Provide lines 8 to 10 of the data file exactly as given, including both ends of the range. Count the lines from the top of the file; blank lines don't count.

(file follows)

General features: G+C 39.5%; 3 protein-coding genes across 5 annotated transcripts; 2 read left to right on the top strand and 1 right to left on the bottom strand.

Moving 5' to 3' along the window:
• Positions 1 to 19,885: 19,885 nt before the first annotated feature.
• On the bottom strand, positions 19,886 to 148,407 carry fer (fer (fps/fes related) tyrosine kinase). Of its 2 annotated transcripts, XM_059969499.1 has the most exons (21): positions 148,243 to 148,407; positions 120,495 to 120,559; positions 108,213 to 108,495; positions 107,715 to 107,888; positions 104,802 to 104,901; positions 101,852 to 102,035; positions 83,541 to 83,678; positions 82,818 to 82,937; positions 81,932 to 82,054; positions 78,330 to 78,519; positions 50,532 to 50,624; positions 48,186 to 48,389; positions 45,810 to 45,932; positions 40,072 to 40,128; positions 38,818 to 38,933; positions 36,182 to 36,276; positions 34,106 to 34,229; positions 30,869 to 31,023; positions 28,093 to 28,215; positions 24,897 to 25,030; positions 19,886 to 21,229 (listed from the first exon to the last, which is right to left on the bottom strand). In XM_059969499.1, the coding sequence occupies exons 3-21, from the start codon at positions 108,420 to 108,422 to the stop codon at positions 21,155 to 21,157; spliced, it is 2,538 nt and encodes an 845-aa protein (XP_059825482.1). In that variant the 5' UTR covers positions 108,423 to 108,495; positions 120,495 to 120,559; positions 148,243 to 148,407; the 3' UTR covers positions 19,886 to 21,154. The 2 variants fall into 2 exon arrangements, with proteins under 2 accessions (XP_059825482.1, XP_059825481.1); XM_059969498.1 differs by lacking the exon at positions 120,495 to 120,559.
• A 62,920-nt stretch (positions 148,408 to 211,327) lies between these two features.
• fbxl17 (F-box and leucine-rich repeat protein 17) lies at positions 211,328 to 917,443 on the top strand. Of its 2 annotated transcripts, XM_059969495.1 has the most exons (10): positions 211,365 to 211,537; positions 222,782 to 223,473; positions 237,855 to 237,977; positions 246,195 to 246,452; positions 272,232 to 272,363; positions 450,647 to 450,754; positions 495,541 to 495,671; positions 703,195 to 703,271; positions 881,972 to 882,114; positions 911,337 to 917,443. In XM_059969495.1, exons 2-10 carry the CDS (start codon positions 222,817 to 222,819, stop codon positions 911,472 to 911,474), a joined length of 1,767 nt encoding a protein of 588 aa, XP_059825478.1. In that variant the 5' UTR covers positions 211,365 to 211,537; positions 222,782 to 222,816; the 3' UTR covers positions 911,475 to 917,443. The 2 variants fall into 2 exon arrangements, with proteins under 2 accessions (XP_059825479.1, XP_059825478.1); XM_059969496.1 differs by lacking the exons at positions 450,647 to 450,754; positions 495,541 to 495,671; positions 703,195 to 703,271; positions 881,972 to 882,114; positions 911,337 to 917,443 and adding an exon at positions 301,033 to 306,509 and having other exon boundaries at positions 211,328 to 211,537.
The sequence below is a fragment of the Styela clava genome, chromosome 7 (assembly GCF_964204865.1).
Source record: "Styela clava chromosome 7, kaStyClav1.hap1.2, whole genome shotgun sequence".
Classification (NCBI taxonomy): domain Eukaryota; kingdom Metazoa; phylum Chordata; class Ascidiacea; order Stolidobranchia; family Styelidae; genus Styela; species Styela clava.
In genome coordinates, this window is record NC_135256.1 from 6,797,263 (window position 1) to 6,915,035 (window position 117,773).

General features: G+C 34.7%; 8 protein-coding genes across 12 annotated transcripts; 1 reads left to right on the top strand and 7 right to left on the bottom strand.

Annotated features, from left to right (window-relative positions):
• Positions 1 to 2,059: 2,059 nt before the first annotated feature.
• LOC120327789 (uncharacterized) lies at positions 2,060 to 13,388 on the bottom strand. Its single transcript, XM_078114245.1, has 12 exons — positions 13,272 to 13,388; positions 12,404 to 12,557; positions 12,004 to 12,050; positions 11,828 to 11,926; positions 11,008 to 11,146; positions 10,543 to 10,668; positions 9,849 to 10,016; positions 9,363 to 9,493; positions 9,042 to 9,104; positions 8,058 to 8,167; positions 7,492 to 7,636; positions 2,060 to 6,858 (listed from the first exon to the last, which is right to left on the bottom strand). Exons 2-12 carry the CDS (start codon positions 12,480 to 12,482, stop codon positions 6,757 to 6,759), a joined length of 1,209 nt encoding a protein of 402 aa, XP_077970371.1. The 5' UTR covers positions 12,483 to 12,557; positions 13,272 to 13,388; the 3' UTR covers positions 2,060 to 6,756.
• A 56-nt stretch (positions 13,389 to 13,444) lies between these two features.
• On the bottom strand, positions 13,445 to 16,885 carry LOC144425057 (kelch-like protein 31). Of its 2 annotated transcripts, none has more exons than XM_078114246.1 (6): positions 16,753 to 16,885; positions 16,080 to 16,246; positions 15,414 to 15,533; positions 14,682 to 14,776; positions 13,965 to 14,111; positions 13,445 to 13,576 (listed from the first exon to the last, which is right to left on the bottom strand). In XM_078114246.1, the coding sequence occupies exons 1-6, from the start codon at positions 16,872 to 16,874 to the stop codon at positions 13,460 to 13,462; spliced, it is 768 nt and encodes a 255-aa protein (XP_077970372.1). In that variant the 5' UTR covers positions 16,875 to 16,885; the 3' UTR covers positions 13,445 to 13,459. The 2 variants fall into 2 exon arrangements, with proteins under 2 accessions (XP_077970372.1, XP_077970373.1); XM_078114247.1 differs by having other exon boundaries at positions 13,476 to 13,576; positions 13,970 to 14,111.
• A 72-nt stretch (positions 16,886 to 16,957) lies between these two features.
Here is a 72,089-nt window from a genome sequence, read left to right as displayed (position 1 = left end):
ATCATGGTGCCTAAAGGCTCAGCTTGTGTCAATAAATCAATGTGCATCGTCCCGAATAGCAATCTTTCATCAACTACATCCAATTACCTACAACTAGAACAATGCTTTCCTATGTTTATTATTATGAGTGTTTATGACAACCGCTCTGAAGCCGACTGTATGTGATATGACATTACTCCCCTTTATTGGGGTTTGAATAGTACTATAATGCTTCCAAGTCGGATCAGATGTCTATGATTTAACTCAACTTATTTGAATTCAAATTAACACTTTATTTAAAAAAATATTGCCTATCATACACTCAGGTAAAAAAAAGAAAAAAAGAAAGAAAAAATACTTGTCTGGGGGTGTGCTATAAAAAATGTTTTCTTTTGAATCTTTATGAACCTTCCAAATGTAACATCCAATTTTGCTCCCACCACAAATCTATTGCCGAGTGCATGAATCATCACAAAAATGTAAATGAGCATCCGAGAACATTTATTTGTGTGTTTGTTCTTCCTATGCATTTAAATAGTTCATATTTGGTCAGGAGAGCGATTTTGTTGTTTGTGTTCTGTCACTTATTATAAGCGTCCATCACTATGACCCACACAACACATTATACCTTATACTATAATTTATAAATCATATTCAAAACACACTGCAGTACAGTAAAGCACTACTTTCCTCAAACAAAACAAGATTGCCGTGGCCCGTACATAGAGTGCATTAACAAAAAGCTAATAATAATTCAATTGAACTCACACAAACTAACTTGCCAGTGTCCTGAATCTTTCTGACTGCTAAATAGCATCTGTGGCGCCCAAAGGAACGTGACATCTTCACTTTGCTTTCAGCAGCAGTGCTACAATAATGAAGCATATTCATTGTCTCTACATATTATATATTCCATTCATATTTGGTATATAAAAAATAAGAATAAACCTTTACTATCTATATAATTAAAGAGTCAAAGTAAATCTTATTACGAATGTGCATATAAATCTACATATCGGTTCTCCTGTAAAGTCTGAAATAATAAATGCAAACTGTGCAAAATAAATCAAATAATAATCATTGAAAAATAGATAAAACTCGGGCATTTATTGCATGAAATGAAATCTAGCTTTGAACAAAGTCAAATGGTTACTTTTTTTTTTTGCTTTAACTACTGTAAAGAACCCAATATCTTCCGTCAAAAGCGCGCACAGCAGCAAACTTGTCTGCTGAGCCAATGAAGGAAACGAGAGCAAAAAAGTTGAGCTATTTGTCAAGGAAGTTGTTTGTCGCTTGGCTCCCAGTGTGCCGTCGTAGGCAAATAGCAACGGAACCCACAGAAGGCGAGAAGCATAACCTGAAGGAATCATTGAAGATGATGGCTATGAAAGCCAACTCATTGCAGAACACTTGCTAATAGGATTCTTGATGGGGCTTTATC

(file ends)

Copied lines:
Source record: "Styela clava chromosome 7, kaStyClav1.hap1.2, whole genome shotgun sequence".
Classification (NCBI taxonomy): domain Eukaryota; kingdom Metazoa; phylum Chordata; class Ascidiacea; order Stolidobranchia; family Styelidae; genus Styela; species Styela clava.
In genome coordinates, this window is record NC_135256.1 from 6,797,263 (window position 1) to 6,915,035 (window position 117,773).